Engine Tips

Petrol Tips

With Petrol expected to reach $2 per litre by end of 2011, these tips that I received from a friend might come in handy.                                                      TIPS ON PUMPING PETROL

I don’t know what you guys are paying for Petrololine…. but here in Melbourne we are paying up to $1.30 to $1.50 per litre. My line of work is in petroleum for about 31 years now, so here are some tricks to get more of your money’s worth for every Litre:

Here at the Shell Pipeline where I work in Melbourne, we deliver about 4 million litres in a 24-hour period thru the pipeline.. One day is diesel the next day is jet fuel, and Petrololine, regular and premium grades. We have 34-storage tanks here with a total capacity of 16,800,000 Litres.

Only buy or fill up your car or truck in the early morning when the ground temperature is still cold. Remember that all service stations have their storage tanks buried below ground. The colder the ground the more dense the Petrololine, when it gets warmer Petrololine expands, so buying in the afternoon or in the evening….your litre is not exactly a litre. In the petroleum business, the specific gravity and the temperature of the Petrololine, diesel and jet fuel, ethanol and other petroleum products plays an important role.

A 1-degree rise in temperature is a big deal for this business. But the service stations do not have temperature compensation at the pumps. When you’re filling up do not squeeze the trigger of the nozzle to a fast mode If you look you will see that the trigger has three (3) stages: low, middle, and high. You should be pumping on low mode, thereby minimizing the vapors that are created while you are pumping. All hoses at the pump have a vapor return. If you are pumping on the fast rate, some of the liquid that goes to your tank becomes vapor. Those vapors are being sucked up and back into the underground storage tank so you’re getting less worth for your money.


One of the most important tips is to fill up when your Petrol tank is HALF FULL. The reason for this is the more Petrol you have in your tank the less air occupying its empty space.. Petrololine evaporates faster than you can imagine. Petrololine storage tanks have an internal floating roof. This roof serves as zero clearance between the Petrol and the atmosphere, so it minimizes the evaporation. Unlike service stations, here where I work, every truck that we load is temperature compensated so that every litre is actually the exact amount.

Another reminder, if there is a Petrololine truck pumping into the storage tanks when you stop to buy Petrol, DO NOT fill up; most likely the Petrololine is being stirred up as the Petrol is being delivered, and you might pick up some of the dirt that normally settles on the bottom.

To have an impact, we need to reach literally millions of Petrol buyers. It’s really simple to do.

Again, all you have to do is send this to 10 people. How long would it take?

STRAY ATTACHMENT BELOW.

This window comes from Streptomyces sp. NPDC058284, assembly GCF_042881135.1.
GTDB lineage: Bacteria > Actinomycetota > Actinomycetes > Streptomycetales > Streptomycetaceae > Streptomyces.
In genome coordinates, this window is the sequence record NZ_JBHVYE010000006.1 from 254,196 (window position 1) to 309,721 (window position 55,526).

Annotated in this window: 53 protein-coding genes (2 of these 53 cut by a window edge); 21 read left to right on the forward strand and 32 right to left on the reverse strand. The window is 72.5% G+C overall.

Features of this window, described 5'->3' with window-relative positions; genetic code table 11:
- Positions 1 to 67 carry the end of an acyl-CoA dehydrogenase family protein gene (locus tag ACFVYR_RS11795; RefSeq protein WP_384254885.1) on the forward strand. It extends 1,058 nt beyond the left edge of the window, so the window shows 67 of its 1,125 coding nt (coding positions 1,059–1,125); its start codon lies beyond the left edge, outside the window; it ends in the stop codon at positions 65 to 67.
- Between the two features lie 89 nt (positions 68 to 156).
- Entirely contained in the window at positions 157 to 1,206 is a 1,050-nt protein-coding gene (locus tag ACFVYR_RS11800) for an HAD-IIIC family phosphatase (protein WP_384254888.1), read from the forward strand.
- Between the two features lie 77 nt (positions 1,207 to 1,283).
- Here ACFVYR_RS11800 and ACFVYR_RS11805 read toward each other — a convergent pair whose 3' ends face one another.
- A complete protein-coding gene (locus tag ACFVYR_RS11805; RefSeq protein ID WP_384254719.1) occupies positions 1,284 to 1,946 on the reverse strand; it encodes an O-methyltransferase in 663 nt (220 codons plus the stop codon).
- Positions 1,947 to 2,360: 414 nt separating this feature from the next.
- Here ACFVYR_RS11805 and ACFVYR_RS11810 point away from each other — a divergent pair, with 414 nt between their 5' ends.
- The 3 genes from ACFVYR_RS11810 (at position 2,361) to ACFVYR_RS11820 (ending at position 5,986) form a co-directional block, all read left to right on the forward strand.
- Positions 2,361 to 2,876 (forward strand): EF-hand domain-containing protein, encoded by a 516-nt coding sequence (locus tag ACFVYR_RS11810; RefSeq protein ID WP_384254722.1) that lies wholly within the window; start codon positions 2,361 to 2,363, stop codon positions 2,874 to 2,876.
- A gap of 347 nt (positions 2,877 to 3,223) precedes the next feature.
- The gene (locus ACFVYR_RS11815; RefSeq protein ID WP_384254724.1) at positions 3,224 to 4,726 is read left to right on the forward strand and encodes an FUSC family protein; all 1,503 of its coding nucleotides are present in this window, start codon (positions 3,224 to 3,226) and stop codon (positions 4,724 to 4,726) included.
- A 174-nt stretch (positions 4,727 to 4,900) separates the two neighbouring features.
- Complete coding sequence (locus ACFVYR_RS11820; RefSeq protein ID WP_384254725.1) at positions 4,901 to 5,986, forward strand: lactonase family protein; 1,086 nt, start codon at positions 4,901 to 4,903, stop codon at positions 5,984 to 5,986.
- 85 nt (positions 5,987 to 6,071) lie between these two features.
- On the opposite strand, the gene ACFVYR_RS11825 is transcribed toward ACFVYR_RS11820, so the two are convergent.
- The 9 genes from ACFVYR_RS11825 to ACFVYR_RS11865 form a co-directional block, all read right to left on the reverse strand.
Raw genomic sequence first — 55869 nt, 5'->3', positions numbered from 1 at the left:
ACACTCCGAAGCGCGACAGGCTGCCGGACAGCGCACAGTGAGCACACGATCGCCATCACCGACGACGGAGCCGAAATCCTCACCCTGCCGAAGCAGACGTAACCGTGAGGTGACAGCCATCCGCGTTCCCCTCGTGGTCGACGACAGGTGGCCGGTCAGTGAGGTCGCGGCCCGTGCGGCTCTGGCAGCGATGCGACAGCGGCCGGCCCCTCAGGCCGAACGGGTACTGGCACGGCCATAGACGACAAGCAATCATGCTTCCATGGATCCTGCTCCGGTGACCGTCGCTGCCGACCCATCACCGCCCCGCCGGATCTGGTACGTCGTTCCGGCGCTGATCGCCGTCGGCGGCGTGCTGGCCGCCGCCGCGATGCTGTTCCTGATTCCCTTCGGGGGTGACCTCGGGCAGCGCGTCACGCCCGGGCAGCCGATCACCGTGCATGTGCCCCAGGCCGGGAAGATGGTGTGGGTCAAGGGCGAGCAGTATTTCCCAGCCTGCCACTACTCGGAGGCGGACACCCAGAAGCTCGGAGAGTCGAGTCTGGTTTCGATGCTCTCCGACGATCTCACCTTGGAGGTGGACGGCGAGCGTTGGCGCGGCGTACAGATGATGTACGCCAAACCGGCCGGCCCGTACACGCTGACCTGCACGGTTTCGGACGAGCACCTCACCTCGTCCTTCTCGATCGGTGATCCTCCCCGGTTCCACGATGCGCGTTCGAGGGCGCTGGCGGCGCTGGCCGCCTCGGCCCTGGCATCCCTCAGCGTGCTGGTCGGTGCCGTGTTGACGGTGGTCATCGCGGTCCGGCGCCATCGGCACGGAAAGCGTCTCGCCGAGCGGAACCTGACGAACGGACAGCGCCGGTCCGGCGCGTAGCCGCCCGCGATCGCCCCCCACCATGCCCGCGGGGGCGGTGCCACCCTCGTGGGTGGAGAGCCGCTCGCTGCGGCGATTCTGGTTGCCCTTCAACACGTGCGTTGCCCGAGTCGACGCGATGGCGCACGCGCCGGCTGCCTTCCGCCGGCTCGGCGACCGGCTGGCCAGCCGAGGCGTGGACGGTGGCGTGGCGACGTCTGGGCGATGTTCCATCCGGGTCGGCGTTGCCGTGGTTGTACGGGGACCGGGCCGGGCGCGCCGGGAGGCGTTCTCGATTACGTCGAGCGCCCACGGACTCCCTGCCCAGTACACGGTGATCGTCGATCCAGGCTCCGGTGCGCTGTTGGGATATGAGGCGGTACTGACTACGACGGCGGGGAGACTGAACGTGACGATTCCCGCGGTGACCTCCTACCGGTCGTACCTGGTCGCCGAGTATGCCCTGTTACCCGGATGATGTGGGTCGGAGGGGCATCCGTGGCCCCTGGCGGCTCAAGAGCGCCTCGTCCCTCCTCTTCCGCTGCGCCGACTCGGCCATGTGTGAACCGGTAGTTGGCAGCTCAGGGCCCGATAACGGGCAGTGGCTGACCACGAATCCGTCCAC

Jammed Starter Motors PDF Print E-mail
At times the starter motor can jam on Sprites. Mine does it about 3 times a year. When it first happened I got under the bonnet and put a spanner on the starter motor shaft and if I turned the nut the right way it released. If I turned it the wrong way, it jammed ‘big time’. So then I had to loosen off the stater motor retaining bolts and then turn the shaft with a spanner, and then re-tighten them. this required removing the front wheel to get access to the bottom bolt.

Then I was shown the short cut. Put the car into 4th gear, turn off the ignition, release the handbrake. Get out of the car and ‘rock it’ back and forth till you hear ‘ping’ noise. Then you know it is released, and then the car will start.


A Series Engine History
Austin Motor Company’s small straight-4 automobile engine, the A-Series, is one of the most common in the world. Launched in 1951 with the Austin A30, production lasted into the 1990s in the Mini.

The A-Series design was licensed by Nissan of Japan, along with other Austin designs. That company quickly began modifying the A-Series, and it became the basis for many of the following Nissan engines.

Correct Engine Paint
After removing the motor from my Mk111 sprite for an oil leak I decided it needed a coat of paint.
Finding engine enamel in the correct colour green turned out to be more difficult than what I thought. I thought about going down to the local paint shop with the rocker cover and have some regular enamel mixed but how long would that last in such a harsh environment?
I jumped on the net and found a product make in the US called POR 15 engine enamel which comes in BMC green. It was a bit expensive at $55 a 1 pint can from Paint Supplies and unfortunately it doesn’t come in a spray can. I then dropped into the boys at Ian Jones Auto Spares and they put it into a couple pressure packs for me, far easier than washing out the gun after every coat.
After giving the motor a good clean I started spraying to find the paint is very thin and very slow drying (24 hrs between coats). Three days and three coats later I found the paint to dry incredibly tough with a good shine. See photo